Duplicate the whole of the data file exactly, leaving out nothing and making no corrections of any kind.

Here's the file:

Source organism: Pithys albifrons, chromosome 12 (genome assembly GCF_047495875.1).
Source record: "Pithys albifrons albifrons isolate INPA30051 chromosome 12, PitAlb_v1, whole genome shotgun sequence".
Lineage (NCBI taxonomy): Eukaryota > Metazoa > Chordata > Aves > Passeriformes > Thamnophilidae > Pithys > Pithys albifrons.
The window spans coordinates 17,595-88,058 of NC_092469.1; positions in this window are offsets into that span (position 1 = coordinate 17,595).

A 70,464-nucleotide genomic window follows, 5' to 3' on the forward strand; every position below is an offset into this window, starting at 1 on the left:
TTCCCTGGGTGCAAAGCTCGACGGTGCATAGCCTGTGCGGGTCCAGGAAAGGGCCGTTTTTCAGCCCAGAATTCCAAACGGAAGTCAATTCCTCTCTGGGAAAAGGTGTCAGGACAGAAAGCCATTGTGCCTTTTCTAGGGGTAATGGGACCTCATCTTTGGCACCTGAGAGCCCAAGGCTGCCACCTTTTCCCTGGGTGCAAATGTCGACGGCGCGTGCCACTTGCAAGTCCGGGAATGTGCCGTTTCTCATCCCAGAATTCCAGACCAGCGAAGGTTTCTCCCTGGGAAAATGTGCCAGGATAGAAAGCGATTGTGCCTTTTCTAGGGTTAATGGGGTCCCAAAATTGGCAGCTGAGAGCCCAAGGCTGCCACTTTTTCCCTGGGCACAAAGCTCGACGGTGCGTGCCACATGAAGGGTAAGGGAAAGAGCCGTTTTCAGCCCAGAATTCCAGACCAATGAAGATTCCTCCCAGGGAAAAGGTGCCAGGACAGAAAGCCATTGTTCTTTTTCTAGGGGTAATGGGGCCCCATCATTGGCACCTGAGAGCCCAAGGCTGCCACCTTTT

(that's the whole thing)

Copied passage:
Source organism: Pithys albifrons, chromosome 12 (genome assembly GCF_047495875.1).
Source record: "Pithys albifrons albifrons isolate INPA30051 chromosome 12, PitAlb_v1, whole genome shotgun sequence".
Lineage (NCBI taxonomy): Eukaryota > Metazoa > Chordata > Aves > Passeriformes > Thamnophilidae > Pithys > Pithys albifrons.
The window spans coordinates 17,595-88,058 of NC_092469.1; positions in this window are offsets into that span (position 1 = coordinate 17,595).

A 70,464-nucleotide genomic window follows, 5' to 3' on the forward strand; every position below is an offset into this window, starting at 1 on the left:
TTCCCTGGGTGCAAAGCTCGACGGTGCATAGCCTGTGCGGGTCCAGGAAAGGGCCGTTTTTCAGCCCAGAATTCCAAACGGAAGTCAATTCCTCTCTGGGAAAAGGTGTCAGGACAGAAAGCCATTGTGCCTTTTCTAGGGGTAATGGGACCTCATCTTTGGCACCTGAGAGCCCAAGGCTGCCACCTTTTCCCTGGGTGCAAATGTCGACGGCGCGTGCCACTTGCAAGTCCGGGAATGTGCCGTTTCTCATCCCAGAATTCCAGACCAGCGAAGGTTTCTCCCTGGGAAAATGTGCCAGGATAGAAAGCGATTGTGCCTTTTCTAGGGTTAATGGGGTCCCAAAATTGGCAGCTGAGAGCCCAAGGCTGCCACTTTTTCCCTGGGCACAAAGCTCGACGGTGCGTGCCACATGAAGGGTAAGGGAAAGAGCCGTTTTCAGCCCAGAATTCCAGACCAATGAAGATTCCTCCCAGGGAAAAGGTGCCAGGACAGAAAGCCATTGTTCTTTTTCTAGGGGTAATGGGGCCCCATCATTGGCACCTGAGAGCCCAAGGCTGCCACCTTTT